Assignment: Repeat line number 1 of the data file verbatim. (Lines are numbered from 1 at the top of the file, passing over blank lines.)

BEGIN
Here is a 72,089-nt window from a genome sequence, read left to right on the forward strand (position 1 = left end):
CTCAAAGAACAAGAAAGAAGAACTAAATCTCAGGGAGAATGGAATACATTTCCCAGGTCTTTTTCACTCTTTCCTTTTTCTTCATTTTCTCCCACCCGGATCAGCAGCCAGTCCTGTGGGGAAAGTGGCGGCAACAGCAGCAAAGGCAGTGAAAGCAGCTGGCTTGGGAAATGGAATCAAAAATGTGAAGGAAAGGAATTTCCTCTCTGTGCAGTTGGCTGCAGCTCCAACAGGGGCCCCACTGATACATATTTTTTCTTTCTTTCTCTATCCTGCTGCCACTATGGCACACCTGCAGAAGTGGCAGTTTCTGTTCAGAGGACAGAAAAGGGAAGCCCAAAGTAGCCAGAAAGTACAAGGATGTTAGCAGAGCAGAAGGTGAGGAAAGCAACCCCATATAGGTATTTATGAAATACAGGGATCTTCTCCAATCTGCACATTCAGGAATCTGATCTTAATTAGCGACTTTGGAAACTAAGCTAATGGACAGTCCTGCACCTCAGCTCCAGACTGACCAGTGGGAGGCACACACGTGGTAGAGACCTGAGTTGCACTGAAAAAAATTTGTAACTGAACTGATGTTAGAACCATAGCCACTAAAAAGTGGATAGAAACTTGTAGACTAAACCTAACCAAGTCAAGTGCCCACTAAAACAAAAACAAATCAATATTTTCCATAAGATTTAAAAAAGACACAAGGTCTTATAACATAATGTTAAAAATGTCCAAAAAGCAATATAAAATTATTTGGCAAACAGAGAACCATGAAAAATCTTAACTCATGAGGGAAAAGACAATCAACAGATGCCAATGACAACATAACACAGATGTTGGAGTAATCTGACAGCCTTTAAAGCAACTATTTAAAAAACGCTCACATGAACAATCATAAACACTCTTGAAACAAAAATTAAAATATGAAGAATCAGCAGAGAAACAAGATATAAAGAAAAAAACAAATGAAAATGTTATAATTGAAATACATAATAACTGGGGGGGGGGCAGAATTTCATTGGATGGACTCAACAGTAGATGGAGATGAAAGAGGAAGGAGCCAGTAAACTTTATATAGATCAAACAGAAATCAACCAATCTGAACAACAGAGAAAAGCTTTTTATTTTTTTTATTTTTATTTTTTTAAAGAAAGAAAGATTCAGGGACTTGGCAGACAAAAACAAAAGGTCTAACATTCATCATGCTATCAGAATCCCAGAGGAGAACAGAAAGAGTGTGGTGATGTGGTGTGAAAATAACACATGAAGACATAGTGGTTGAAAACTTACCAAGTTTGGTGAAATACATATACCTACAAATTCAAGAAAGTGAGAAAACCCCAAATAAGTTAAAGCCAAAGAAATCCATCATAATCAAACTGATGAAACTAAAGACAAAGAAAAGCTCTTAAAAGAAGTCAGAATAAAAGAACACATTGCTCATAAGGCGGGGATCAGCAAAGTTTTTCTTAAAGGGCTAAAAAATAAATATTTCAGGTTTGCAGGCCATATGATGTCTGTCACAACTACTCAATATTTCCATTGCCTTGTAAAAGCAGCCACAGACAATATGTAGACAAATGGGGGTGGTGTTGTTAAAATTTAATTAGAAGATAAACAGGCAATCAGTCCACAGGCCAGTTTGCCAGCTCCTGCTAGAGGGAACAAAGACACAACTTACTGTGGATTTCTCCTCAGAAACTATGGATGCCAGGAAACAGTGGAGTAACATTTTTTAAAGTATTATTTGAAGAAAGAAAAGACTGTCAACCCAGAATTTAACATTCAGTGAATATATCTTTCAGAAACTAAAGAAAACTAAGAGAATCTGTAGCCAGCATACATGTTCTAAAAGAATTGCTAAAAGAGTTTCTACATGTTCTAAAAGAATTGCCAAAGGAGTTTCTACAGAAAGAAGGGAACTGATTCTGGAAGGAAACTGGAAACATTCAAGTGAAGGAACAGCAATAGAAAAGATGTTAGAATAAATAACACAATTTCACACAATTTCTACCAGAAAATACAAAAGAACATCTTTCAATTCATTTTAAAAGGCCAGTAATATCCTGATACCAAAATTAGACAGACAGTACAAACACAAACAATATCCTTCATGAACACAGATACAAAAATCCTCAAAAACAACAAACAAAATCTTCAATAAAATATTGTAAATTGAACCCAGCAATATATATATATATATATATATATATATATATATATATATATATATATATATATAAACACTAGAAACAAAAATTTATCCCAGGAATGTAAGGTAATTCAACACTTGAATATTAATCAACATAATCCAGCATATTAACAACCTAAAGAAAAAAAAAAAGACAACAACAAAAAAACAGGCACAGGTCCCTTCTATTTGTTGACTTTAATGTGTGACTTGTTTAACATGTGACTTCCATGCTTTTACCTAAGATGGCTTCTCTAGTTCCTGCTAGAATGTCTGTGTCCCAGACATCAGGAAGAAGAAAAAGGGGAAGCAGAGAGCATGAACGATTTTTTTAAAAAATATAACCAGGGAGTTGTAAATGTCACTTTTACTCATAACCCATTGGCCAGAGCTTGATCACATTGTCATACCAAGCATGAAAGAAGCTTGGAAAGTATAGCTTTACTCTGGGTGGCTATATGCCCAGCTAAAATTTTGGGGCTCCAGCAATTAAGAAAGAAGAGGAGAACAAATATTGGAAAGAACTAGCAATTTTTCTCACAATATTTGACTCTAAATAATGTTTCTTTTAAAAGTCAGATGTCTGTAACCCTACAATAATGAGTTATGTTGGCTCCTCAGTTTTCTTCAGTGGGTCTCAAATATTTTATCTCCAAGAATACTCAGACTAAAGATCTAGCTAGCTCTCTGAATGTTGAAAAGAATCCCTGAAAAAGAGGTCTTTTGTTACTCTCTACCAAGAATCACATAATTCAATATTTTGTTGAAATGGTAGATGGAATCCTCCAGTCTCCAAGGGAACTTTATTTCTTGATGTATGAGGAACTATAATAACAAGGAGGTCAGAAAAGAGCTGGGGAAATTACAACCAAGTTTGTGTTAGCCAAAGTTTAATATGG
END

Here is a 72,089-nt window from a genome sequence, read left to right on the forward strand (position 1 = left end):